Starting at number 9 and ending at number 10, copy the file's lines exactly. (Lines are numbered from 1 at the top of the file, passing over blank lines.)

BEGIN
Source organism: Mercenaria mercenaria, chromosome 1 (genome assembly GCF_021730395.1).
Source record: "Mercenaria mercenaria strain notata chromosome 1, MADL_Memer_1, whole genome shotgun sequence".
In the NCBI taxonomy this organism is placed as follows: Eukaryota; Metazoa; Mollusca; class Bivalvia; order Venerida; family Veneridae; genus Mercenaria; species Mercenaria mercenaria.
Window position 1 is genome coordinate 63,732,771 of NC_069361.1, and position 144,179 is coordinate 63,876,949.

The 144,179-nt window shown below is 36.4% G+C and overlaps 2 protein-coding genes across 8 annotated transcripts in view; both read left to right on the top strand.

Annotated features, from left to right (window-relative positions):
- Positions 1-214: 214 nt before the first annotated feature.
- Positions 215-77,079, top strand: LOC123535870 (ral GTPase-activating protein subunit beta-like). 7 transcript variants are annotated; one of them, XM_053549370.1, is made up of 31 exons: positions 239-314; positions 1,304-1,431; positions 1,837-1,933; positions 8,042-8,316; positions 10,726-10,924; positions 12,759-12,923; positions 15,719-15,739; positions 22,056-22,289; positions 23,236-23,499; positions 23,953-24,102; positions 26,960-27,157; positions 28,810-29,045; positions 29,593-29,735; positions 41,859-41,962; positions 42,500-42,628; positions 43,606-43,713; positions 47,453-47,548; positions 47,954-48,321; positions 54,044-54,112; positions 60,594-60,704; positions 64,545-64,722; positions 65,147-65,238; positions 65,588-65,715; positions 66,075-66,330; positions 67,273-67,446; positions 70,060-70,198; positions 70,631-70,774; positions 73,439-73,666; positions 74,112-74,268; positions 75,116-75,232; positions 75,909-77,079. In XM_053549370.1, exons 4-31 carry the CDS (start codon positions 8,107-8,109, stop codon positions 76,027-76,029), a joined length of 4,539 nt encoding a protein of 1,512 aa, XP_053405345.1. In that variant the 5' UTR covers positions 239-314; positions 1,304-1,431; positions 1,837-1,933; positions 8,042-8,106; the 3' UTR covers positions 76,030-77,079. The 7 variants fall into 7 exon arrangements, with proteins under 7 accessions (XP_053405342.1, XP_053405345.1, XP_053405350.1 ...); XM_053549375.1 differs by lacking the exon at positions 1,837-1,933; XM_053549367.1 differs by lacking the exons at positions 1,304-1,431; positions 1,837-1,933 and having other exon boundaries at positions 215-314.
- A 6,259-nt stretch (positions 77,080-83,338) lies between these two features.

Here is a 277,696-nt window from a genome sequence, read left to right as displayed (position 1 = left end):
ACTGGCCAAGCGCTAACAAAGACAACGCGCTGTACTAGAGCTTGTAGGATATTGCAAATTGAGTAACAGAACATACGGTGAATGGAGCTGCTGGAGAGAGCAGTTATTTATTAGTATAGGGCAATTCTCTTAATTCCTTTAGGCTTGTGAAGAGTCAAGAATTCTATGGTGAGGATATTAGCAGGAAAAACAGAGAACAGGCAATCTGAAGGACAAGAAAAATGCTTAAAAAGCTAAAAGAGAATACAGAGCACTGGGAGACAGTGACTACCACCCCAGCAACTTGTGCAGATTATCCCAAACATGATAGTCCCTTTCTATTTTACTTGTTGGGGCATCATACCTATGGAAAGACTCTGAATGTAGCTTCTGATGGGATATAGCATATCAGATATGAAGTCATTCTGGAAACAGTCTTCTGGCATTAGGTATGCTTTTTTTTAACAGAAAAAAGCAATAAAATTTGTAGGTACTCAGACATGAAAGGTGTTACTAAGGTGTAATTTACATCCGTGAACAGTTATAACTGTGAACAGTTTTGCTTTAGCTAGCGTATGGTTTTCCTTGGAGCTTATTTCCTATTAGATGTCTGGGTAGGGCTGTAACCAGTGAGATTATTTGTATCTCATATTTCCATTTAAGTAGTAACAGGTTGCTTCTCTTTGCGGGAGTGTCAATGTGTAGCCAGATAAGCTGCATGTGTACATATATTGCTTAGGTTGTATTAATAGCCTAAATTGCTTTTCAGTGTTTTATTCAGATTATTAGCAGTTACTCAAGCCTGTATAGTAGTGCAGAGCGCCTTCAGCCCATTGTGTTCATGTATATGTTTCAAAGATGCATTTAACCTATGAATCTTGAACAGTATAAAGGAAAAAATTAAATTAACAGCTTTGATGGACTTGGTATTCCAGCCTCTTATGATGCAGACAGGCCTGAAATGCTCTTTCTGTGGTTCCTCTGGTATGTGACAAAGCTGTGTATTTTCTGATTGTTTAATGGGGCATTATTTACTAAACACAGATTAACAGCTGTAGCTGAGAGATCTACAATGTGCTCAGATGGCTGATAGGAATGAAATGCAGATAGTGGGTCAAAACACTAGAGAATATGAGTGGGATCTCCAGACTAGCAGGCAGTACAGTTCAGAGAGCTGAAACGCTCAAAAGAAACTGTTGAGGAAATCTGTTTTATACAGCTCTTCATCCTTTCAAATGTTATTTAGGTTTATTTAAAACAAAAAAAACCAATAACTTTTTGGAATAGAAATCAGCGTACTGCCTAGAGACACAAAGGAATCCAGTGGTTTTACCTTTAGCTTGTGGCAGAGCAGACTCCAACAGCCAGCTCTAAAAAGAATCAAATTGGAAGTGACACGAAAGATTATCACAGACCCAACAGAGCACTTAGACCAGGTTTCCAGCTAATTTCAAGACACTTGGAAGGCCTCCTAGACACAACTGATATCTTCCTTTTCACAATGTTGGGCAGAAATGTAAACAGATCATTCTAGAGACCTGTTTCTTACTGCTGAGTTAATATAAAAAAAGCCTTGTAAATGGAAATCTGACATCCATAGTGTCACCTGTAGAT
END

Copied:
- A 6,259-nt stretch (positions 77,080-83,338) lies between these two features.

Here is a 277,696-nt window from a genome sequence, read left to right as displayed (position 1 = left end):